Your resume

Your resume

Your resume

Resumes are an important tool to get job interviews. They make it easy for employers to see your skills at one glance.

A resume describes your abilities and experiences. They can be simple, but for people with criminal records, resumes are extra valuable. They give you a chance to choose which past experiences you want to highlight. That means you can put the focus on what you can offer instead of your record.

Resumes are not a list of everything you have done. Highlight just the parts of your experience that make you a good candidate for a job.

What to include on your resume:

Section
Information to include
Contact information (you don't need to label this section, just write your name)
Place this at the top of your resume and include your full name, home address, phone number and an email address. If you don't have a permanent address, use a location where you can receive mail, or a rented post office box.
Career Objective or Summary
Write the career you want to be hired for, such as "Retail Salesperson." Or write 2-3 sentences to highlight skills or accomplishments that show why you are a good fit for the job.
Work Experience
A list of past jobs you've held. Include employer/company name, city and state, your job title, dates you held the job, major responsibilities, accomplishments, promotions, and other highlights.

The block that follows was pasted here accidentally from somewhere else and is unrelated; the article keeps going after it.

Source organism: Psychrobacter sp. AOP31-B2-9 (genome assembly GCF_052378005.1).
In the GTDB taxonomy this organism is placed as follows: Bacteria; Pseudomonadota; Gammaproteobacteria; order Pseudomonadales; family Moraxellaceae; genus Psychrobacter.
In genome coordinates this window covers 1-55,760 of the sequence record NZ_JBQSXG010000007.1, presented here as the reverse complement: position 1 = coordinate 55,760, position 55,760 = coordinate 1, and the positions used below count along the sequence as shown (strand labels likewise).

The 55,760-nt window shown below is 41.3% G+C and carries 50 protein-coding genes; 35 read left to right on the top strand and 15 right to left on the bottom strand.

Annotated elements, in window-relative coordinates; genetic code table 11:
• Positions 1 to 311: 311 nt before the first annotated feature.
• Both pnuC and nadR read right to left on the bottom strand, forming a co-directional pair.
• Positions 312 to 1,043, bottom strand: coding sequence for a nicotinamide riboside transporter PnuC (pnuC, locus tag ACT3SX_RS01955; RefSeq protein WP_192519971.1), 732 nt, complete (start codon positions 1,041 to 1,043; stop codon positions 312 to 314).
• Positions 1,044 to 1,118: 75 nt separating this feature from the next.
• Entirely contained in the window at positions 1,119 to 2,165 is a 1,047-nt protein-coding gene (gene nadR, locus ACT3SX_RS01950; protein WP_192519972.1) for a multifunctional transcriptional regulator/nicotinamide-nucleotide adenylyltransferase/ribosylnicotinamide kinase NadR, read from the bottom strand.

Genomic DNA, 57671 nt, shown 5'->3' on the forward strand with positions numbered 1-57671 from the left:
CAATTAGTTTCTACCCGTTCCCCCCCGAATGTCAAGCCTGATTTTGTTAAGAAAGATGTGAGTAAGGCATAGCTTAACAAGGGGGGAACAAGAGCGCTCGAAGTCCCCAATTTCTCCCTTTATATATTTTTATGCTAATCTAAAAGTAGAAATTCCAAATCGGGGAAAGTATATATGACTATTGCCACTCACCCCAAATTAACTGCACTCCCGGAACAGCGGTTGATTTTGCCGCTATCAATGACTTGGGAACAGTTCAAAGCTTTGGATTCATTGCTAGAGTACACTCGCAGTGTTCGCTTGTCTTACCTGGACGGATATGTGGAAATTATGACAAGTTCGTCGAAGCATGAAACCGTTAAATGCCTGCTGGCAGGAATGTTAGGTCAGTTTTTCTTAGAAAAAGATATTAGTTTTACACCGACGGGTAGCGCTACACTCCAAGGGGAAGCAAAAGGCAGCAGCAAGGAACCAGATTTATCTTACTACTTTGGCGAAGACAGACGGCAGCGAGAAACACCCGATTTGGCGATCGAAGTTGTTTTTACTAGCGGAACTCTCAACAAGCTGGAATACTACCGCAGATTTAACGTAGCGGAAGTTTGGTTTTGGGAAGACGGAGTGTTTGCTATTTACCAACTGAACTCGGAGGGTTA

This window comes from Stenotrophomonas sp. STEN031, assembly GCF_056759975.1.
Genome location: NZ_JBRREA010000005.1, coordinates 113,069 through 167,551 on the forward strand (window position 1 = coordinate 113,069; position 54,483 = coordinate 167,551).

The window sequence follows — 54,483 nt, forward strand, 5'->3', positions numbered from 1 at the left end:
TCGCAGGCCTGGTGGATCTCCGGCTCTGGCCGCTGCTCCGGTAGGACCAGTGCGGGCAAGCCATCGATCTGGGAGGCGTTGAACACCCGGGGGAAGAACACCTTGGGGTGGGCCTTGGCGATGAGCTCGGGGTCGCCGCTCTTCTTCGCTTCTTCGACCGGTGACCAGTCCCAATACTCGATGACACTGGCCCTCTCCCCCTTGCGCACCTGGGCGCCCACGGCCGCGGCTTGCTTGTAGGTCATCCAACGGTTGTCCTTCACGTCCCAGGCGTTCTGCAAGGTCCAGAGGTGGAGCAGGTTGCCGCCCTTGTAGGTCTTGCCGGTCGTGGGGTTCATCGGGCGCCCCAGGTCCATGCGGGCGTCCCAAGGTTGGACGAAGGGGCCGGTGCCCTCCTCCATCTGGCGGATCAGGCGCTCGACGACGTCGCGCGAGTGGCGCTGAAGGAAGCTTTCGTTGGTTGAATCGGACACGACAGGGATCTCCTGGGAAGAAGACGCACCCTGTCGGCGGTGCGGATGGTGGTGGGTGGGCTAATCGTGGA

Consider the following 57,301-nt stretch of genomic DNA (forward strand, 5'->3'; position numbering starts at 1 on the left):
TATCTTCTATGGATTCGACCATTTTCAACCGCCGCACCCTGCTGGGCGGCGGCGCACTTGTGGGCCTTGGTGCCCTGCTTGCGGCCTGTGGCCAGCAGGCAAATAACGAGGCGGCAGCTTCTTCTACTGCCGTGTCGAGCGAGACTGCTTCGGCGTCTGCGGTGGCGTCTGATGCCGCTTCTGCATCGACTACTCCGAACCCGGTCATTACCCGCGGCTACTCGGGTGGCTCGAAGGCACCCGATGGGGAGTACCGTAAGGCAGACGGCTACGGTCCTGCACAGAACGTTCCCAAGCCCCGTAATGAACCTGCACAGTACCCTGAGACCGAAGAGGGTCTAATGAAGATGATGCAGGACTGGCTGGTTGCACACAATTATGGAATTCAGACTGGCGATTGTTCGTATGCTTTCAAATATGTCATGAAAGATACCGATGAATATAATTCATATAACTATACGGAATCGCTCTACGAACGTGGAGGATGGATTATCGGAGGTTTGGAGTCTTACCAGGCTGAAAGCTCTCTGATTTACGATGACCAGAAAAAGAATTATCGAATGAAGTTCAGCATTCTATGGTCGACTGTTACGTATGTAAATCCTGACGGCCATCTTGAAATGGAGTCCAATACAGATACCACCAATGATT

Education
List education and training you have done. Include school or program name, city and state, dates attended, and any diplomas, degrees or certifications you have earned.
Volunteering / Activities
List volunteer or community work you have done. Also include other activities that can show your responsibility, commitment, or skills.
Military Experience
List dates of military service, rank obtained and branch. Write in any special training or skills you gained.

Other things to think about when writing your resume:

  • Be truthful. State your skills and abilities accurately.
  • Target your audience. Highlight skills and activities related to a specific career.
  • Be brief. Limit your resume to one or two pages. Use few words so it is easy and quick to read.
  • Be professional. Print your resume on high-quality paper using a quality printer.
  • Be accurate. Proofread your resume for errors. Ask at least one other good speller to do the same.
  • Include all related experiences. Include positive information that's unique and related to the job. Example: If the job description indicates that speaking Spanish is preferred and you speak Spanish, include that.
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